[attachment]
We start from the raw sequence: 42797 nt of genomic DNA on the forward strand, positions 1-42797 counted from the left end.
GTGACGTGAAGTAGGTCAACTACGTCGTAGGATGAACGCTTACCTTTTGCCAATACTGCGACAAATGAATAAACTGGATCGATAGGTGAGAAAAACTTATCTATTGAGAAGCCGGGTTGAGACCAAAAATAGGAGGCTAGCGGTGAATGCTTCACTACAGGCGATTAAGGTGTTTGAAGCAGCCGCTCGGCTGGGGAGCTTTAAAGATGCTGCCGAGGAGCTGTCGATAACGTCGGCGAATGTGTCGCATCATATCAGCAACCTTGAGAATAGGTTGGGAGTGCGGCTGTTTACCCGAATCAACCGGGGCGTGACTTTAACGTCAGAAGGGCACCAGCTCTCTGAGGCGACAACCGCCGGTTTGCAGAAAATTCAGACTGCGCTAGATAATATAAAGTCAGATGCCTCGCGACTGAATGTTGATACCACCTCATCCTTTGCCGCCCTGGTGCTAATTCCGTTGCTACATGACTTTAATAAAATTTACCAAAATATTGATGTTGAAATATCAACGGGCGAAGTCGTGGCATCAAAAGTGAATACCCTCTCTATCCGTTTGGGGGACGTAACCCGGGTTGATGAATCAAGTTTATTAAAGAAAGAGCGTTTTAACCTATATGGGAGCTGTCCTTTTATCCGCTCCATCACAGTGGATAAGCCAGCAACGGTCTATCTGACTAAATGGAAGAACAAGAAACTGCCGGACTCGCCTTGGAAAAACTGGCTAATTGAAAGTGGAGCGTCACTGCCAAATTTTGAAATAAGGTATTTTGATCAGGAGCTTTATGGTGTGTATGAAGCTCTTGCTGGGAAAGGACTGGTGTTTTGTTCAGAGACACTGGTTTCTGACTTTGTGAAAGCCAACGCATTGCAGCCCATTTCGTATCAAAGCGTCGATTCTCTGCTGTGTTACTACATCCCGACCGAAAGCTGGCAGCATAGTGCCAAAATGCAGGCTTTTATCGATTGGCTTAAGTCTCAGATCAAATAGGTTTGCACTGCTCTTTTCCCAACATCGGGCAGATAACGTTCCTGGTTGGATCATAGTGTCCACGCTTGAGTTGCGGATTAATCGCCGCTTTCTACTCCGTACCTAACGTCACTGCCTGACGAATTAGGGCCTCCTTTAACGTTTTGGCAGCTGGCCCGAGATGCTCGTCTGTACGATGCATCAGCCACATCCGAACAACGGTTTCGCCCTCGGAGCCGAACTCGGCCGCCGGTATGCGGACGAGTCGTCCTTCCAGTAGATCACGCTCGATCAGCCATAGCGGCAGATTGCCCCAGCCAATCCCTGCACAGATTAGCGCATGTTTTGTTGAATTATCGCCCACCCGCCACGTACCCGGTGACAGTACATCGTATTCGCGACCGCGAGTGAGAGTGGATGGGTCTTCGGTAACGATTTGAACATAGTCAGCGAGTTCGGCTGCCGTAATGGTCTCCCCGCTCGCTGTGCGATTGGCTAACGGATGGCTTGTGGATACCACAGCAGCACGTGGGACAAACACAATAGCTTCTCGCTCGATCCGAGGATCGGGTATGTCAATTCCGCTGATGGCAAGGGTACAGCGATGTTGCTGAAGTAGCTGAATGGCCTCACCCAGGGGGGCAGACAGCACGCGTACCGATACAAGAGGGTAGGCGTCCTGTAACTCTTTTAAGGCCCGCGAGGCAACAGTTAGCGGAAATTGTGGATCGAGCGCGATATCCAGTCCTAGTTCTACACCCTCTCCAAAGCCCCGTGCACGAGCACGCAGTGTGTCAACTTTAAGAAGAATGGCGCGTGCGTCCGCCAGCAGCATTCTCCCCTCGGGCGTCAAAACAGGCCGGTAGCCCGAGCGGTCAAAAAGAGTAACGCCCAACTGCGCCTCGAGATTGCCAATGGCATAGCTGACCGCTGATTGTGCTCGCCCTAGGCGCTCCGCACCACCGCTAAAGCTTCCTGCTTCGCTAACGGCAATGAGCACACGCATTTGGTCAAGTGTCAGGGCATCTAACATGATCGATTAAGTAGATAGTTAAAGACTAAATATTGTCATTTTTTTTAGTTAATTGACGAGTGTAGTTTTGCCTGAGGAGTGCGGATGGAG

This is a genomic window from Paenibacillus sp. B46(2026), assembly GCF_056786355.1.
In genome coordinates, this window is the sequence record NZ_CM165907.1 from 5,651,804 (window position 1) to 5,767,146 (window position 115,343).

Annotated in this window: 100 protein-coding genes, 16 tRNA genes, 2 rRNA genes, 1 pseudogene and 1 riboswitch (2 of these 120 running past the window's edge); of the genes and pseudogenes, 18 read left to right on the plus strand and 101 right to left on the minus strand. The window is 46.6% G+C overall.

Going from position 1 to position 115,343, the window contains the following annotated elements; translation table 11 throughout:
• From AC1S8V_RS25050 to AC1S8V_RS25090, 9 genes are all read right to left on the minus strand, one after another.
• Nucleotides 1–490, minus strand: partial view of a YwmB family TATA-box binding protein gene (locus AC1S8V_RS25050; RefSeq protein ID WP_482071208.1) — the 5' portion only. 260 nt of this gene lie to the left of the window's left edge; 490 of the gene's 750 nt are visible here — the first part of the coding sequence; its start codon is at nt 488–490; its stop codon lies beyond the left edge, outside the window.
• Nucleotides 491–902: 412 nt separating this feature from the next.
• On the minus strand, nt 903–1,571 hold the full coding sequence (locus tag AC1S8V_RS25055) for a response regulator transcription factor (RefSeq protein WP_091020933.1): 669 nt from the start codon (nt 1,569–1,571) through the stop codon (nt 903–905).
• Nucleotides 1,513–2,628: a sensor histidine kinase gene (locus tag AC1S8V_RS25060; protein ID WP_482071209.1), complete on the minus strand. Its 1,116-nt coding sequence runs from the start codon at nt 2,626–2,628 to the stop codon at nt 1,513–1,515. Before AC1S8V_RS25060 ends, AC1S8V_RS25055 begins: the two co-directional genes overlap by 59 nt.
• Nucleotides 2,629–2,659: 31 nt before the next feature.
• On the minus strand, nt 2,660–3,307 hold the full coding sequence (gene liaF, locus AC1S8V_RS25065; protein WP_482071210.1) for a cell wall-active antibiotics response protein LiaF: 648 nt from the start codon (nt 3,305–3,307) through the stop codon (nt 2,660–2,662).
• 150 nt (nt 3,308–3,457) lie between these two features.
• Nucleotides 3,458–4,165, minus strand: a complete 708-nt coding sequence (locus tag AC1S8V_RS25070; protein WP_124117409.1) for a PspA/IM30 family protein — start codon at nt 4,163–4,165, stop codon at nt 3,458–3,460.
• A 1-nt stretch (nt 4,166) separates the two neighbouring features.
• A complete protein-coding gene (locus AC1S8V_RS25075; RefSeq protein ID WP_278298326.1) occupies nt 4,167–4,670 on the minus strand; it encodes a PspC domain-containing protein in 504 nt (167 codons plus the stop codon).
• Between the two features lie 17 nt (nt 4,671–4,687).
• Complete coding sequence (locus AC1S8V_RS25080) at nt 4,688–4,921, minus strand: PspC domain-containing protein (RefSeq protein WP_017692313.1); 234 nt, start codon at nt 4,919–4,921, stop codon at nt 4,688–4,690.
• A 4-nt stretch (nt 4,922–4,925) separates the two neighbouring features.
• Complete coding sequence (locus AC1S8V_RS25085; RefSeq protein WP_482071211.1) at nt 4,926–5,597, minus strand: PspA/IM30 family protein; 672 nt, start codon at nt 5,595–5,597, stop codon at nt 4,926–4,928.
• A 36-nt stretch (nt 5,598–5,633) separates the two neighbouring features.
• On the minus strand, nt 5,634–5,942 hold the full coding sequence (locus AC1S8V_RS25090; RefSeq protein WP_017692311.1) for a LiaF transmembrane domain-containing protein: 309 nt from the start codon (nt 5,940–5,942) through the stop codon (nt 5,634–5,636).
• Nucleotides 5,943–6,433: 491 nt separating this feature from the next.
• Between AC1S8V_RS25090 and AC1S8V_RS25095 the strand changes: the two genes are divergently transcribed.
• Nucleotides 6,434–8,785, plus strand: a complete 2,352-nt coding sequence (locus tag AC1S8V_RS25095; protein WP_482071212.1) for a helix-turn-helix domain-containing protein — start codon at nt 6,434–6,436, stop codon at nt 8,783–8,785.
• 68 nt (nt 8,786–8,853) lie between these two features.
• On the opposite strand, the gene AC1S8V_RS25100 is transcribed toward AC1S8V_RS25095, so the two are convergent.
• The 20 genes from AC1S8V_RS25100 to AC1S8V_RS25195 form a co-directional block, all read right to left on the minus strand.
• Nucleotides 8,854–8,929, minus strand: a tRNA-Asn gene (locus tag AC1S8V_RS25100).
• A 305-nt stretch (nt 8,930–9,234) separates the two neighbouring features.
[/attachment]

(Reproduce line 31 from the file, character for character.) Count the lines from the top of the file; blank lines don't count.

• A 305-nt stretch (nt 8,930–9,234) separates the two neighbouring features.